Pictures are very dynamic too, at least during HD viewing, as striking bright peak whites meet decent black levels. Admittedly black levels aren’t as deep as those witnessed on a number of other recent plasma TVs, with some slight greyness to be seen over the darkest areas. But the compensation for this from the way the peak whites come on so strongly is considerable.
A prime example of what I’m talking about can be seen in the early scenes of ”Batman Begins” on Blu-ray, as a sunlit Christian Bale in a cell in Ra’s Al Ghul’s castle stands out with almost glowing – but not unnatural – intensity against the darkness of his prison walls.
The 42PG6900’s very dynamic approach to HD also helps it deliver a really nice image with HD console games – especially as the TV additionally appears to enjoy an extremely low response time that ensures the screen reacts in timely fashion to your joystick antics. This very fast response time means the 42PG6900 produces motion without any of the blurring or smearing commonly witness with TVs using rival LCD technology, while onboard 100Hz processing additionally helps motion look stable and flicker-free.
I still detected slight signs of judder with horizontal movement, especially when watching 1080p/24 sources. But this judder is in my opinion acceptable given the 42PG6900’s price.
Turning to the 42PG6900’s recordings, the bottom line is that the situation appears to be very similar indeed to that seen with the LT75 models. This means that, sadly, you can still only record one programme at once. But it also means that, as we hoped, recordings of Freeview channels appear indistinguishable from the original broadcasts. Yeehah.
Analogue recordings made using the High picture quality setting, meanwhile, show a slight increase in grain and fuzzing versus original broadcasts, and the image is softer. But I’d still rate them as good. The Normal analogue recording mode is best avoided if you can manage it, as it produces a considerable increase in softness, artefacting and motion blur. That said, it’s still easily watchable if you really need to conserve space.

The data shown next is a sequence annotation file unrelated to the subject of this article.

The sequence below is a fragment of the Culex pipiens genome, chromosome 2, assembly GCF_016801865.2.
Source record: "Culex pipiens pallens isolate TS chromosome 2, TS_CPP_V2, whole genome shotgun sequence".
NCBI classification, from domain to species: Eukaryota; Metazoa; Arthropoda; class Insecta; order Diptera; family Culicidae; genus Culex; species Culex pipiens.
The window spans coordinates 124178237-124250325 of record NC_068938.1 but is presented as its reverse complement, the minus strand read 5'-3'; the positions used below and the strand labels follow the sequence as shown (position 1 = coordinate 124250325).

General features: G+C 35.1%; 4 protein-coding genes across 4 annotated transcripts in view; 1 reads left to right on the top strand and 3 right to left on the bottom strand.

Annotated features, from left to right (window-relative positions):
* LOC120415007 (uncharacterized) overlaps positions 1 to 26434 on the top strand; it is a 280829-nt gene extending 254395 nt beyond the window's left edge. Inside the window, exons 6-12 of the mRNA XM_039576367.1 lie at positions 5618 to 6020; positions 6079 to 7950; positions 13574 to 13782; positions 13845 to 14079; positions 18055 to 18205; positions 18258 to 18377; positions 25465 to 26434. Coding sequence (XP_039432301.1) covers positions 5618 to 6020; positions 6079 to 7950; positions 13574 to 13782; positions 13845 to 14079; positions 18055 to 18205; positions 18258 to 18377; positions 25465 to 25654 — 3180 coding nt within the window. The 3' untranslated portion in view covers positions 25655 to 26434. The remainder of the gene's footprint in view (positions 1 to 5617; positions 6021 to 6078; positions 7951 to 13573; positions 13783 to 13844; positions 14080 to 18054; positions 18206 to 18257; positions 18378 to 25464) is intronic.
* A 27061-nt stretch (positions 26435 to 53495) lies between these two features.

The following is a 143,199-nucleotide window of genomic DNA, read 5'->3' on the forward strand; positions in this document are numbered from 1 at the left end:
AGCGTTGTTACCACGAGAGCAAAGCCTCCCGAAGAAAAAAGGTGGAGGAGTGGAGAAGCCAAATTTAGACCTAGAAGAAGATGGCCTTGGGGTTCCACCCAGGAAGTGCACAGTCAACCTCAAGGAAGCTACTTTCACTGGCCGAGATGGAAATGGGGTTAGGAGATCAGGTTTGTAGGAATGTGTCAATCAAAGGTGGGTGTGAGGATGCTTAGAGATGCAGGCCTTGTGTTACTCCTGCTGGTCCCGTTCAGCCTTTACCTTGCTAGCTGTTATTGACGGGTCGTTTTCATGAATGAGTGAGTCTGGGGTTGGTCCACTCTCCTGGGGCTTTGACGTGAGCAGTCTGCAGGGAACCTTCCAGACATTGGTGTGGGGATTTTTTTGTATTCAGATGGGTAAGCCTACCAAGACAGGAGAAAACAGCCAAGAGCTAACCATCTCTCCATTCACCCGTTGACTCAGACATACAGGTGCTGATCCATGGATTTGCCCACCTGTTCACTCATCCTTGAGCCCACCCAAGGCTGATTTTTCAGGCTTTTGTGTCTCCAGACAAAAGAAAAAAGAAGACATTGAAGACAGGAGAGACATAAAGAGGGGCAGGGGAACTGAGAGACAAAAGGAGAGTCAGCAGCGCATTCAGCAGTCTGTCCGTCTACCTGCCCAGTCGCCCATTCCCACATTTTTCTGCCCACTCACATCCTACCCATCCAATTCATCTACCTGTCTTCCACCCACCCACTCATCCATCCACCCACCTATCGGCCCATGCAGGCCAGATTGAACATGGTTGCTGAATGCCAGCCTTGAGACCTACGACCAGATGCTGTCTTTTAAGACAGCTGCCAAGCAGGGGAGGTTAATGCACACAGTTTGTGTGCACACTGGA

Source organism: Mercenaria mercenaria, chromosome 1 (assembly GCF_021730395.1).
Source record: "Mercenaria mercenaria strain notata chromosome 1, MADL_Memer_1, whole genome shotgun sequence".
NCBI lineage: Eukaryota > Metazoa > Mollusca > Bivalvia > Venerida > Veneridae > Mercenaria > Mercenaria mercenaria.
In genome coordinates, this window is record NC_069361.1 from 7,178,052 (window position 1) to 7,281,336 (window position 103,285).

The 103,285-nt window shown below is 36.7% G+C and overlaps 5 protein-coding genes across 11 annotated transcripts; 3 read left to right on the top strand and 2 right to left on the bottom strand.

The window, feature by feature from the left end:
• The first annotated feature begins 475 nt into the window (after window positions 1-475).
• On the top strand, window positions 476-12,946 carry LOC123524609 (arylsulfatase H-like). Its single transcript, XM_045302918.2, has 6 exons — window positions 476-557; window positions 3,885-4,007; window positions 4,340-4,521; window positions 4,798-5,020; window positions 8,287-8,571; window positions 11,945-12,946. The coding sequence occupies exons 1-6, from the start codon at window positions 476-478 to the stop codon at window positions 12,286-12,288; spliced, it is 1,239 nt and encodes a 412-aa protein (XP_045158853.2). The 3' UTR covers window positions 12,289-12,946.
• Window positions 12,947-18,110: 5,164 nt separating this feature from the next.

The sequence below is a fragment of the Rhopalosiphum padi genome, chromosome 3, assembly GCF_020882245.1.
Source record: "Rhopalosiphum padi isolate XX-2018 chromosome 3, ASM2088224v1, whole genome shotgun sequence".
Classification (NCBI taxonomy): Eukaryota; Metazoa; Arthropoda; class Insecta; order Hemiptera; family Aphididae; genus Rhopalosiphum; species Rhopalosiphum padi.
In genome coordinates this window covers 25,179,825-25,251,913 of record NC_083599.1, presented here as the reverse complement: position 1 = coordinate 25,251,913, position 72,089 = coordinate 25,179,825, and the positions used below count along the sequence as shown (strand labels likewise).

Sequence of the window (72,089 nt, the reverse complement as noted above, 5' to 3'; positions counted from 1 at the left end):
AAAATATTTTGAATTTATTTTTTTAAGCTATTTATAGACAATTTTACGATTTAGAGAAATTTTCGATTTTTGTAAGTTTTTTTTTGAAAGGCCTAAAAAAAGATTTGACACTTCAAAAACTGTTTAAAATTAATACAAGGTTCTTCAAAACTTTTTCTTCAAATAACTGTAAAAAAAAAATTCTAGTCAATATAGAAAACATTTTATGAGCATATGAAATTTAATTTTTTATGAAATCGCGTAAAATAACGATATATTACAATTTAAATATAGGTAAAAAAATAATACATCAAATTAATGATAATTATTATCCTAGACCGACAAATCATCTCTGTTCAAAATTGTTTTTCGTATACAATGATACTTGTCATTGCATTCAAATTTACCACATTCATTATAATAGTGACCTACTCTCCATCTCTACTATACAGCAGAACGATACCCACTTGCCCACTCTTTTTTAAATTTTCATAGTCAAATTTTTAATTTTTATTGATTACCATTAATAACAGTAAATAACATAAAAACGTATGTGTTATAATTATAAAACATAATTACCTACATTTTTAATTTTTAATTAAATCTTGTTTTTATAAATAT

It’s worth adding here that although the operating system LG employs to deliver all of its Freeview+ functionality is seemingly no different to what we saw on the LT75 range, it’s still really well designed, enabling even a techno numpty to learn the recording/playback ropes in next to no time.
Sonically the 42PG6900 is a chip off the old LG block, using an ‘invisible’ speaker system that fires out sound from all four of the TV’s sides and has been tuned by audio guru Mark Levinson. And as usual the result is a well-rounded, reasonably powerful and clean soundstage, albeit one lacking in the sort of grandiose dynamics that the very best audio performers deliver.
As with the LT75 models, aside from the fact you can only record one channel at a time, I found myself really impressed with the 42PG6900’s Freeview+ implementation and still feel that the concept really deserves to find an audience. The 42PG6900 is also very cheap considering what’s on offer and its pictures – or at least its HD ones – look very nice on a casual first appraisal. However, closer scrutiny ultimately reveals the 42PG6900’s core picture performance to be some way short of the best the plasma world has to offer.